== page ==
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Low-Cost, Low-Carb, Feel-Good

Recipe Type

Four dinner recipes that are budget-friendly, family-friendly, and delicious.

Dinner comes around and comes around, like a freaky carousel filled with hungry people. Dinner! Dinner again! Oh my god, dinner again! (Cue the freaky carousel music.) Add to that whatever other constraints you’re under—keeping carb counts down, say, or keeping grocery bills low—and you might feel, as I sometimes do, a little daunted. A little weary about the whole thing.

Problem solved! Okay, not solved, exactly. But I’m here for you. I’ve got ideas.

These meals are really low carb and really good, and they don’t cost much to make. Our goal was to keep dinner for a family of four under $15 – but these dishes are mostly even cheaper than that. Relying on nourishing, inexpensive ingredients like eggs and cabbage, ground meat and canned tuna, veggies and seasonings, keeps the cost low and the nutrition high. Plus, these dishes are all riffs on family favorites – meatloaf and fried rice, tuna casserole and a sausage bake – which means that even the skeptics at your table (“Um, why are these noodles green?”) will be converted after tasting them. And did I mention that they’re quick and easy? Because they’re that too – as well good the next day, if you have leftovers, which you may not.

So, let the evening come! It’s dinnertime again – and again – but we’ve got this.

A few other low-cost, low-carb favorites:

1. One-Pan Sausages and Sprouts

This comes out of the oven with the sausages sizzling so merrily and the sprouts so deeply browned that everyone flocks around to look. Plus, the oven does all the work here, which is nice. If Brussels sprouts aren’t your thing or are hard to come by, feel free to swap in other vegetables: chunked-up cabbage or cauliflower or broccoli that you’ve cut into florets. Likewise, you don’t need to use smoked sausages—I just happen to love the smokey flavor against the sweetness of the roasted vegetables. (If you use a rope-style kielbasa instead of links, just slice it before roasting.)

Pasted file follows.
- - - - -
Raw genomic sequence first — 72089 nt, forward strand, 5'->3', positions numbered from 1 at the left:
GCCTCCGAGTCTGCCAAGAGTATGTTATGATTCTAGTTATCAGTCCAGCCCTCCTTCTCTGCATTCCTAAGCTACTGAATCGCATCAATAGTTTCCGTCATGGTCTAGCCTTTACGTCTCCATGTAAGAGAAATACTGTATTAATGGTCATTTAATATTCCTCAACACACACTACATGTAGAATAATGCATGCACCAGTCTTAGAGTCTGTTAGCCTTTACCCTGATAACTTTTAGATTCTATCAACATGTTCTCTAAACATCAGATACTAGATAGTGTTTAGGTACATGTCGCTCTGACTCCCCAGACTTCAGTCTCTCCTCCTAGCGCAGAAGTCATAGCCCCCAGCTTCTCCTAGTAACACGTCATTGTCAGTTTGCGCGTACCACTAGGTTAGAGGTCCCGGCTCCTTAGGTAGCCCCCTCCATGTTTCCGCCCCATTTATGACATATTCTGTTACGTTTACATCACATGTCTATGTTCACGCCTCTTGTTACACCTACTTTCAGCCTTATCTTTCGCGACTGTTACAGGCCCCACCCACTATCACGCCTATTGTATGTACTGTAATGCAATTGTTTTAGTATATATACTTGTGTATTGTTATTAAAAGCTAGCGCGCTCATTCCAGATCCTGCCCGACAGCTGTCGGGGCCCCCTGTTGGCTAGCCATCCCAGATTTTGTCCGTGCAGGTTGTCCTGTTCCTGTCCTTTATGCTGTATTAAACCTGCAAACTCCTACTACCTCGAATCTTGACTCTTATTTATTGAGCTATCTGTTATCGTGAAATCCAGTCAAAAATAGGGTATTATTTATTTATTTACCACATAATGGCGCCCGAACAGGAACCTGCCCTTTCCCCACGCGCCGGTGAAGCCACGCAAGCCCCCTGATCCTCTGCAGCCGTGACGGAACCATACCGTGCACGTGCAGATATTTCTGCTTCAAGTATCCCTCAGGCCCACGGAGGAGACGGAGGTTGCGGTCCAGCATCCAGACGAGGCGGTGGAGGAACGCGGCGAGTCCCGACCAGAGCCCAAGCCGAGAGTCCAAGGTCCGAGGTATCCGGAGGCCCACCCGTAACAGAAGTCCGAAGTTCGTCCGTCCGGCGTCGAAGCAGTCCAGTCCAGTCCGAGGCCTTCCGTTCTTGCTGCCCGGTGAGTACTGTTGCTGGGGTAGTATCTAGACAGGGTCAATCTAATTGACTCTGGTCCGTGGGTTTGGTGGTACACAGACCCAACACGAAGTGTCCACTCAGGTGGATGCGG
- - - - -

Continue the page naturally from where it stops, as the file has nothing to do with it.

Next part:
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2. Tuna-Zoodle Casserole

This is an adaptation of my own zucchini-noodle mac and cheese recipe; if you want to make that instead, just skip the tuna. But oh, the tuna makes this so, so good! It will light up almost all of your tuna-noodle casserole bulbs, I promise. Yes, the zucchini is not quite the same as noodles. But it’s actually really good, in its own right, if you don’t think of it as simply a poor substitute. And the cheese sauce is sharp, velvety perfection and comes together easily. The only trick here is trying to convince the zucchini to give up its water before it gets sauced and baked. If, even after your best efforts, there’s a little liquid in the bottom of the dish as you serve it, just go ahead and discretely ignore it.

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3. Classic Meatloaf

This meatloaf is ready to go in the oven before the oven is even preheated and that’s partly because one time I forgot to add chopped onion, and now I on purpose never add it. If onion is important to you, by all means chop one up and add it, either raw or briefly sauteed in oil. But I can’t tell you how little I miss it! The Onion Question aside, this is a wonderful meatloaf: moist and flavorful and – like all worthwhile meatloaves – as good cold the next day as it is freshly baked.

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4. Riceless Fried Rice

It would be hard for me to oversell this recipe because it is so good and easy and nourishing, and so inexpensive to make. It’s one of those dishes that I develop for an assignment – this column! – and then continue to make constantly. It’s now in full regular rotation at my house. Please note that to get the cabbage rice-like, I cut it into chunks and then pulse it on and off in my food processor until it is finely chopped. (If your food processor is small, you may need to dump the pulsed cabbage into a bowl and fish out the big pieces and re-chop them.) But this recipe also works great with shredded cabbage or bagged coleslaw mix, in which case it’s just a little bit less like fried rice.

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About Catherine

Catherine loves to write about food and feeding people. In addition to her recipe and parenting blog Ben & Birdy (which has about 15,000 weekly readers), she edits the ChopChop series of mission-driven cooking magazines. This kids’ cooking magazine won the James Beard Publication of the Year award in 2013 – the first non-profit ever to win it – and a Parents’ Choice Gold Award. Her book "How to Be A Person" was published in 2020. She also helped develop Sprout, a WIC version of the magazine for families enrolled in the Special Supplemental Nutrition Program for Women, Infants, and Children (WIC), as well as Seasoned, their senior version. They distribute over a million magazines annually, through paid subscriptions, doctor’s offices, schools, and hospitals. Their mission started with obesity as its explicit focus – and has shifted, over the years, to a more holistic one, with health, happiness, and real food at its core. That’s the same vibe Catherine brings to the diaTribe column.

[Photo Credit: Catherine Newman]